Smith v. State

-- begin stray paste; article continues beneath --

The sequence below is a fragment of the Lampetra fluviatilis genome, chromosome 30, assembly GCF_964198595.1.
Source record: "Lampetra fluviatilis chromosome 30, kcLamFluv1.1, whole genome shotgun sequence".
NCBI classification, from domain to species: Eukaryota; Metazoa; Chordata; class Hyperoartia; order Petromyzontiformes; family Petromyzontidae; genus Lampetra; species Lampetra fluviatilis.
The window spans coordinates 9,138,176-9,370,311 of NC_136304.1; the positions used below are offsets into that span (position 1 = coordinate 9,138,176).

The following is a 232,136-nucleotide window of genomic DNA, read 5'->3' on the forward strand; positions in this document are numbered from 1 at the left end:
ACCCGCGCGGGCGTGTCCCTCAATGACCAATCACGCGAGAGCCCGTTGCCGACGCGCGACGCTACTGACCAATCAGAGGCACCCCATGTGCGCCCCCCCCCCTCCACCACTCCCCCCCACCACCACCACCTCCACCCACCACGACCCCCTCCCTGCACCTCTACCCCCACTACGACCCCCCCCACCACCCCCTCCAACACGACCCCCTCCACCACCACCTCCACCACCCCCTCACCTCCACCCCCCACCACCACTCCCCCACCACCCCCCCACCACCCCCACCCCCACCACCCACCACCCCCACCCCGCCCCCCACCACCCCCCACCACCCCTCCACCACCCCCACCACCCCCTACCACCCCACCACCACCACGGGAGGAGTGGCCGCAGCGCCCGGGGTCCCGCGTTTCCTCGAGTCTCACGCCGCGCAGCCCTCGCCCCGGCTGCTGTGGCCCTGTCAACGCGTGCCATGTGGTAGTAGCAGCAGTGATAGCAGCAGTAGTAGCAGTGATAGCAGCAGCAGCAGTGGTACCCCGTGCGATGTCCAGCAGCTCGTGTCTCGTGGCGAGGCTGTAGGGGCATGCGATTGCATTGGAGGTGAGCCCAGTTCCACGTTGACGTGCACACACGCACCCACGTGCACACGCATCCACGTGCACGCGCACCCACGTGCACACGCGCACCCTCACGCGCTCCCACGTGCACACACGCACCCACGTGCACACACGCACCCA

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IN THE SUPREME COURT OF THE STATE OF DELAWARE LEROY SMITH, Defendant BelowAppellant, v. STATE OF DELAWARE, Plaintiff BelowAppellee. § § § § § § § § § § § No. 272, 2016 Court Below—Superior Court of the State of Delaware Cr. ID Nos. 80000011DI and 80000542DI Submitted: June 30, 2016 Decided: August 18, 2016 Before STRINE, Chief Justice; HOLLAND and SEITZ, Justices. ORDER This 18th day of August 2016, upon consideration of the appellant’s opening brief, the State’s motion to affirm, and the record below, it appears to the Court that: (1) The appellant, Leroy Smith, filed this appeal from the Superior Court’s denial of his motion for motion for correction of sentence. The State has filed a motion to affirm the judgment below on the ground that it is manifest on the face of Smith’s opening brief that his appeal is without merit. We agree and affirm. (2) The record reflects that Smith pled guilty in June 1980 to Rape in the First Degree and Kidnapping in the Second Degree. The Superior Court sentenced Smith to life imprisonment, with the possibility for parole, plus thirty years. After the Superior Court denied Smith’s motion to withdraw his guilty plea in 1981, this Court affirmed that judgment on appeal.1 Since that time, Smith has filed multiple unsuccessful petitions seeking various forms of postconviction relief. Also, since reaching his parole eligibility date in 1995, Smith has applied for, and been denied, parole on six different occasions. (3) In March 2016, Smith filed a motion claiming that his sentence is illegal because the Department of Correction (“DOC”) has not provided him with a conditional release date. The Superior Court denied that motion on May 2, 2016. This appeal followed. (4) In his opening brief on appeal, Smith contends that his life sentence should be treated as a term of forty-five years and should be reduced by the good time credits that he has earned. He argues that he is entitled to have the DOC calculate his conditional release date. (5) We find no merit to Smith’s appeal. Under Delaware law a prisoner serving a parole-eligible life sentence may use earned good time credits to advance his parole eligibility date, but he is not entitled to conditional release.2 Thus, there is no merit to Smith’s argument on appeal. 1 Smith v. State, Del. Supr., 451 A.2d 837 (Del. 1982). 2 Payne v. State, 2013 WL 6411598 (Del. Dec. 6, 2013) (citing Evans v. State, 872 A.2d 539, 557 (Del. 2005)). 2 NOW, THEREFORE, IT IS ORDERED that the judgment of the Superior Court is AFFIRMED. BY THE COURT: /s/ Leo E. Strine, Jr. Chief Justice 3